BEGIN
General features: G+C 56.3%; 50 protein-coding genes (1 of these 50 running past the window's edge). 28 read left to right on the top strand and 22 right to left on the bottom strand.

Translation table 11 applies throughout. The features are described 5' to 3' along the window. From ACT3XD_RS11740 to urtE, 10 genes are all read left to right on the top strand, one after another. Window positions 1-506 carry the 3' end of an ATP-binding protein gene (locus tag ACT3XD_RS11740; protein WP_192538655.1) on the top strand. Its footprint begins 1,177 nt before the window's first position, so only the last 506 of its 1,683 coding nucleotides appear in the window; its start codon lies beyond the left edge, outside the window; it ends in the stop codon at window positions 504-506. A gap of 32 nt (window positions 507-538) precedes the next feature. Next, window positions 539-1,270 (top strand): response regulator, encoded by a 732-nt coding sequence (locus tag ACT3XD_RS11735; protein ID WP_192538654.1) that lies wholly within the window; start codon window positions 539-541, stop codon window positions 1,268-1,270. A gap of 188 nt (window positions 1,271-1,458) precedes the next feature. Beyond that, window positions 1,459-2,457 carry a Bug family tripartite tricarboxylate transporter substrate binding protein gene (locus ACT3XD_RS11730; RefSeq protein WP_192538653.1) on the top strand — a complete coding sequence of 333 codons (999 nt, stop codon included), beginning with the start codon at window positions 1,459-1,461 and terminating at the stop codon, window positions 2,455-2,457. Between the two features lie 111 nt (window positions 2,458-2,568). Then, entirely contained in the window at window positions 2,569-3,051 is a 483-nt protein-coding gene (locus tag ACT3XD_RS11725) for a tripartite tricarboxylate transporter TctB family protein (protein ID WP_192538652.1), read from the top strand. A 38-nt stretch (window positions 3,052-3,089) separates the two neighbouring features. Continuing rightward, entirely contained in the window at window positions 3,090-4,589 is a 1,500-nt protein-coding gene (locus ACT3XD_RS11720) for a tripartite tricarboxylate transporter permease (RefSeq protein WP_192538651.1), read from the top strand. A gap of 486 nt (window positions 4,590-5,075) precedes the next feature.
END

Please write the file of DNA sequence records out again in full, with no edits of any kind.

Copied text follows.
General features: G+C 56.3%; 50 protein-coding genes (1 of these 50 running past the window's edge). 28 read left to right on the top strand and 22 right to left on the bottom strand.

Translation table 11 applies throughout. The features are described 5' to 3' along the window. From ACT3XD_RS11740 to urtE, 10 genes are all read left to right on the top strand, one after another. Window positions 1-506 carry the 3' end of an ATP-binding protein gene (locus tag ACT3XD_RS11740; protein WP_192538655.1) on the top strand. Its footprint begins 1,177 nt before the window's first position, so only the last 506 of its 1,683 coding nucleotides appear in the window; its start codon lies beyond the left edge, outside the window; it ends in the stop codon at window positions 504-506. A gap of 32 nt (window positions 507-538) precedes the next feature. Next, window positions 539-1,270 (top strand): response regulator, encoded by a 732-nt coding sequence (locus tag ACT3XD_RS11735; protein ID WP_192538654.1) that lies wholly within the window; start codon window positions 539-541, stop codon window positions 1,268-1,270. A gap of 188 nt (window positions 1,271-1,458) precedes the next feature. Beyond that, window positions 1,459-2,457 carry a Bug family tripartite tricarboxylate transporter substrate binding protein gene (locus ACT3XD_RS11730; RefSeq protein WP_192538653.1) on the top strand — a complete coding sequence of 333 codons (999 nt, stop codon included), beginning with the start codon at window positions 1,459-1,461 and terminating at the stop codon, window positions 2,455-2,457. Between the two features lie 111 nt (window positions 2,458-2,568). Then, entirely contained in the window at window positions 2,569-3,051 is a 483-nt protein-coding gene (locus tag ACT3XD_RS11725) for a tripartite tricarboxylate transporter TctB family protein (protein ID WP_192538652.1), read from the top strand. A 38-nt stretch (window positions 3,052-3,089) separates the two neighbouring features. Continuing rightward, entirely contained in the window at window positions 3,090-4,589 is a 1,500-nt protein-coding gene (locus ACT3XD_RS11720) for a tripartite tricarboxylate transporter permease (RefSeq protein WP_192538651.1), read from the top strand. A gap of 486 nt (window positions 4,590-5,075) precedes the next feature.